The last several months have brought a dramatic escalation in conflict across the Middle East, almost all of it involving tensions between Sunni and Shiite Muslims — which are in turn fueled by a power struggle between Shiite Iran and Sunni Saudi Arabia for regional supremacy.
Tehran runs a vast patronage network, backing Lebanon’s Hezbollah, Syria’s Alawite regime, Yemen’s rebellious Zaydi Houthis and Shiite militias in Iraq. Under the umbrella of Shiite solidarity, Iran provides military aid and funds industrial projects, madrasas, mosques and hospitals. And its leaders have become more vocal about their aims, with President Hassan Rouhani proclaiming himself protector of Iraq’s holy cities.
Even more aggressive is Saudi Arabia. The kingdom has sent planeloads of weapons and millions of dollars to Sunni militants in Syria, Iraq and Yemen, many of them Salafi extremists. In contrast to Tehran, Riyadh has no compunction about deploying its army openly, as in 2011, when Saudi tanks rolled into Bahrain to quell the pro-democracy rallies of the country’s Shiite majority, or during the current Saudi-led aerial campaign against Yemen’s Houthi rebels.
And yet, as new and disturbing as these developments may appear, the linkage of sectarian and secular interests is a return to the classic geopolitics of religion in the Middle East. During the 18th and 19th centuries, great powers presented themselves as protectors of specific religious groups to expand their influence and provoke unrest and division in rival states. That does not mean that the current developments are not alarming. But to fully understand them, we need to understand the nature and history of such sectarian patronage systems.
Consider Imperial Russia’s claim to be the patron of Orthodox Christendom, a claim mainly targeted at its major regional rival, the Ottoman Empire. Following the Ottoman defeat in the Russo-Turkish War of 1768 to 1774, the Treaty of Kutchuk Kainardji allowed Russia to represent Orthodox Christians in Ottoman lands. Although the treaty gave the czar only the right to build an Orthodox Church in Constantinople’s Galata quarter (which never happened), Russia used it as a basis to declare patronage over all Orthodox Ottomans. Over the following decades, it increasingly meddled in the sultan’s relations with his Orthodox subjects, undermining Ottoman sovereignty.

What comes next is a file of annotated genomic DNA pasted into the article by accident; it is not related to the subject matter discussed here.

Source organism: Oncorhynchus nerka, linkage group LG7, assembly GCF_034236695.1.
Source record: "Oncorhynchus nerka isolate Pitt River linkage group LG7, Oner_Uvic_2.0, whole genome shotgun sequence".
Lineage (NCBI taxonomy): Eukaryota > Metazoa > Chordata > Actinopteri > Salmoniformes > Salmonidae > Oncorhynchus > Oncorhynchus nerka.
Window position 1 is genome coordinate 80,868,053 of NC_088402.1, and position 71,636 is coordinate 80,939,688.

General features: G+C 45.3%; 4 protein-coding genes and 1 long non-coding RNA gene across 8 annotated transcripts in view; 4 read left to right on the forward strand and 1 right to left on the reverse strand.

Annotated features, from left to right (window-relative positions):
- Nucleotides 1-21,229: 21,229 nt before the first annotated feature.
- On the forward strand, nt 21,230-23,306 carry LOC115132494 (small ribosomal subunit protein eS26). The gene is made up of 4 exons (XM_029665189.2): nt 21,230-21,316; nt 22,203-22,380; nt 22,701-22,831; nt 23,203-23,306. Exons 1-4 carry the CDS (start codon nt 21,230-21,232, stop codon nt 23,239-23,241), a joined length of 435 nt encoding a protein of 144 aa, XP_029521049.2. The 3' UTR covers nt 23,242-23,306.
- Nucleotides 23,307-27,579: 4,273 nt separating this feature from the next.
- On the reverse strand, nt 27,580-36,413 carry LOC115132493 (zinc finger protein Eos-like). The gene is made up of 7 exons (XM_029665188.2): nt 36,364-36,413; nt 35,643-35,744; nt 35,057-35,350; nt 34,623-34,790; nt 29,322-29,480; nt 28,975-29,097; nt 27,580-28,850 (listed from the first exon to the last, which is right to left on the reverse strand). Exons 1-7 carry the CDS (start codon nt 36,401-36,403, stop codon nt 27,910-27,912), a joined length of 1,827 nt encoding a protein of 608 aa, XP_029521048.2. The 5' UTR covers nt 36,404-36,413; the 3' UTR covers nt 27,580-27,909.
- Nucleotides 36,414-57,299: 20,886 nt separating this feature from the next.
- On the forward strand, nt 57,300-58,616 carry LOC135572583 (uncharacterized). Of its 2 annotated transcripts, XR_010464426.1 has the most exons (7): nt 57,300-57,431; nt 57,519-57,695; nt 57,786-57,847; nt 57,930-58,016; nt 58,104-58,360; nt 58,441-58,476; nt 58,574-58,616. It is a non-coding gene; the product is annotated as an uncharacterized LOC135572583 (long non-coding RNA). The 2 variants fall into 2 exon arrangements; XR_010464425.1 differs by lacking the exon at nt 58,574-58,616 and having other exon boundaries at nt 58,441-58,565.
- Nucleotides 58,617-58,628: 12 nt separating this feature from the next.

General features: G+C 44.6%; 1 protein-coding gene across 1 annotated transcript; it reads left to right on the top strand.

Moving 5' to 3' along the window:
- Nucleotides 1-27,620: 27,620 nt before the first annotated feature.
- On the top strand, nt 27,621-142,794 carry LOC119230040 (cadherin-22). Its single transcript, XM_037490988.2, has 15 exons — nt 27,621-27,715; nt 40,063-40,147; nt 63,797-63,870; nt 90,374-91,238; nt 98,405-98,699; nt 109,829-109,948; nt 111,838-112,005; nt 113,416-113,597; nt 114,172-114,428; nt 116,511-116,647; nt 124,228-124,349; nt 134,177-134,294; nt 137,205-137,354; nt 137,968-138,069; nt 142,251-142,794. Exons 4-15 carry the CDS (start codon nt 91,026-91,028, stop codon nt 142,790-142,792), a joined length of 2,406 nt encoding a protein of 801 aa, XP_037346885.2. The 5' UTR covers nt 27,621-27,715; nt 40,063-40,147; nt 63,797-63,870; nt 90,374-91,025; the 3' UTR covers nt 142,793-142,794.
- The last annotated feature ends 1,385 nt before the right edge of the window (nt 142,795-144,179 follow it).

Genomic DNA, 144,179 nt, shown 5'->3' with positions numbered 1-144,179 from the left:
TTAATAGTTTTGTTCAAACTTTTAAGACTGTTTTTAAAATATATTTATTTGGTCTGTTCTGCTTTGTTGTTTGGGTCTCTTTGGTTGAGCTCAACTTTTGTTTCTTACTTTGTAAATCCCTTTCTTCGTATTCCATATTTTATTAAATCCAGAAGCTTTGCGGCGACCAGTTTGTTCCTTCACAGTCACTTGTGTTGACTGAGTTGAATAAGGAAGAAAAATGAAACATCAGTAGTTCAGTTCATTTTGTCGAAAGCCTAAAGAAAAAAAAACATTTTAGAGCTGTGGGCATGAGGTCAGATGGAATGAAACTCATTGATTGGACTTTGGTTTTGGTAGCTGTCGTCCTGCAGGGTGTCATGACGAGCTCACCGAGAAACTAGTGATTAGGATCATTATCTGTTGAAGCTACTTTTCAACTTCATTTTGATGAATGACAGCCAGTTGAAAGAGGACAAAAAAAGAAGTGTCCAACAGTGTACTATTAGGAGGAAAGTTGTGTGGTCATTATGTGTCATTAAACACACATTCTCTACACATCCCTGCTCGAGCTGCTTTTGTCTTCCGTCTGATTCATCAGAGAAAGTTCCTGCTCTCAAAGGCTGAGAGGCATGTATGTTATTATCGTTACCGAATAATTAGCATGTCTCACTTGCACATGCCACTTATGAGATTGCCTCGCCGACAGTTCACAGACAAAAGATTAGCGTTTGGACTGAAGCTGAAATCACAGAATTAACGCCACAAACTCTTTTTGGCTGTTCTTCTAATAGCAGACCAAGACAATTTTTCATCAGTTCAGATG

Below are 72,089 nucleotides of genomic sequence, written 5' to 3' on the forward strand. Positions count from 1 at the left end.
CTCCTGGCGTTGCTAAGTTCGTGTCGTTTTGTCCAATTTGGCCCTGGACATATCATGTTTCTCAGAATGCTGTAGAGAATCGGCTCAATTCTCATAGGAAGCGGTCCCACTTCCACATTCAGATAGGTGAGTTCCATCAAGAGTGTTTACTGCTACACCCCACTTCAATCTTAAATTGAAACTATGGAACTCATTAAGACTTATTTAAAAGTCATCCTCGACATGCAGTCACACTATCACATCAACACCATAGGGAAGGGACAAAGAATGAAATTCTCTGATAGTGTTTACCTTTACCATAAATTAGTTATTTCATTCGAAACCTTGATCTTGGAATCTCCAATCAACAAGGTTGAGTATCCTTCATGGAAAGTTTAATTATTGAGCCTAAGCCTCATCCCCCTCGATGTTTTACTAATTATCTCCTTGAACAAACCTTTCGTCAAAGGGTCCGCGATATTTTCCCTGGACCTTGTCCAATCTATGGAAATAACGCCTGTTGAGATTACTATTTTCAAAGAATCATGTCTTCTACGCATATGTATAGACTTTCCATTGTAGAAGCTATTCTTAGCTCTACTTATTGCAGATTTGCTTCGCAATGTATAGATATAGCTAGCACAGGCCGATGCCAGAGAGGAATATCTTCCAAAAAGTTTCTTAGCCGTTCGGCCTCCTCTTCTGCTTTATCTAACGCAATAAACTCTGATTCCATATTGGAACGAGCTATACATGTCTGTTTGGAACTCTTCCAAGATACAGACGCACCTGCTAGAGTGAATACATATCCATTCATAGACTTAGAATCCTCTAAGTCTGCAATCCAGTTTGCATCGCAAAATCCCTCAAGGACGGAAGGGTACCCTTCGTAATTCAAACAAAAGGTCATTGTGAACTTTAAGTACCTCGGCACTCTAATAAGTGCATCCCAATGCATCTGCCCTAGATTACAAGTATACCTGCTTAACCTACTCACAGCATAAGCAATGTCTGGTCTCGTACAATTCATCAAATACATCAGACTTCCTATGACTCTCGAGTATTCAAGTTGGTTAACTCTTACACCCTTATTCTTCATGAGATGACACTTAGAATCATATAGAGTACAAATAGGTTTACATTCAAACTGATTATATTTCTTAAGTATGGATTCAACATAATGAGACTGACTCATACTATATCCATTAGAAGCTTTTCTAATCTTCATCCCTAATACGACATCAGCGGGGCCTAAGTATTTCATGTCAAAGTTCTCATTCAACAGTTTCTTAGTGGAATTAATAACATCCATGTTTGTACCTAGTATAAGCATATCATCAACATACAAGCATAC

Similarly, Imperial France claimed to be the patron of global Catholicism, especially the Maronites of the Ottoman Levant. By the 19th century, Paris was widely recognized as having the right to intervene on behalf of the sultan’s Catholic subjects. “In the Orient, where the authority of men is measured by the number of their clients, the development of our Catholic clientele is a national interest for us,” wrote the French historian Ernest Lavisse. Paris even intervened militarily on behalf of its Catholic clients: In 1860 Napoleon III sent an expeditionary corps to the Levant to stop massacres of Maronite Christians by Druse.
The most extensive patronage efforts, however, were made by the Ottomans. From the reign of Abdul Hamid II in the 19th century, the Ottomans used their self-professed status as the defenders of global Islam to advance their influence into rival empires, from French North Africa to British India.
Interventions on behalf of religious clients frequently had bloody consequences, most notably the Crimean War, pitting Russia against the British, French and Ottomans. The conflict was triggered by Russia’s attempts to expand its control over Orthodox Christians in the Ottoman Empire and its demand for patronage over the churches and sacred places in the Holy Land, where the growing French influence over Catholics threatened Russian hegemony.